Although nurses don't make as much money as doctors, nurse salaries have increased significantly over the last couple of decades. In fact, U.S. nurses are among the highest paid worldwide. Like most medical professionals, nurses can count on gradual salary increases to match the cost of living, and increasing demand for primary care providers due to the Affordable Care Act is likely to keep upward pressure on salaries.
Current Nurse Salaries
Licensed vocational or practical nurses are on the low end of the nurse pay scale. LVNs earned a median salary of $41,540 in 2012, according to data from the U.S. Bureau of Labor Statistics. Registered nurses earn considerably more than LVNs. The BLS reports that RNS had a median salary of $65,470 in 2012. Nurse practitioners are advanced practice nurses who have a master's in nursing or the equivalent. Most nurse practitioners earn 25 to 30 percent more than RNs. According to the BLS, nurse practitioners earned a median salary of $89,140 in 2012.
Future Nurse Pay
According to BLS data, RNs working at physicians' offices earned an average salary of $49,000 in 2002. By 2010 the average physician office RN salary had increased to $70,530, an increase of 30 percent. Furthermore, RN salaries increased by 6 percent from 2009 to 2010. Given the strong demand for RNs and nurse practitioners over the next few years, nurse salaries will almost certainly continue to increase.
Advanced Practice Nurses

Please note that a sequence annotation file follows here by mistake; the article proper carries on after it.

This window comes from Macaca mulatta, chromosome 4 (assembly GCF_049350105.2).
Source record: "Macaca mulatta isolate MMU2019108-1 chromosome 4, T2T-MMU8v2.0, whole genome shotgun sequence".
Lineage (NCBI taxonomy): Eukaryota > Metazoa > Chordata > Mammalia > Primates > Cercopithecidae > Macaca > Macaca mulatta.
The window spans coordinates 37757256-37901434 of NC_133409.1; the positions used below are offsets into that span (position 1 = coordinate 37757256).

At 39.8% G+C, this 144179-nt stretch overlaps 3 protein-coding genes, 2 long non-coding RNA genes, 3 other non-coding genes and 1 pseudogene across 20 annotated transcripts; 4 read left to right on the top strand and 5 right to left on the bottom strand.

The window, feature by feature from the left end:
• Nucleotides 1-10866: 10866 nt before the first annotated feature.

Advanced practice nurses can diagnose conditions, prescribe drugs and undertake most primary care roles that doctors perform. Demand for less-expensive APNs has increased over the last several years, and that trend is certain to continue, given the ongoing rollout of the ACA. According to the BLS, APNs, including clinical nurse specialists, nurse anesthetists, nurse-midwives and nurse practitioners, have excellent job and salary prospects. It projects that APNs will continue to be in high demand at least through 2020, especially in inner cities and rural areas, where relatively few doctors work.
Fewer LVNs at Hospitals
Although overall job prospects for LVNs are relatively good, they're unlikely to enjoy demand as high as RNs or APNs, mainly because fewer hospitals and acute care facilities are hiring LVNs, largely for liability reasons. LVNs increasingly are working at nursing facilities, doctors' offices and primary care clinics. This situation means LVNs might not be in the same position as RNs and APNS to enjoy significant demand-induced salary increases.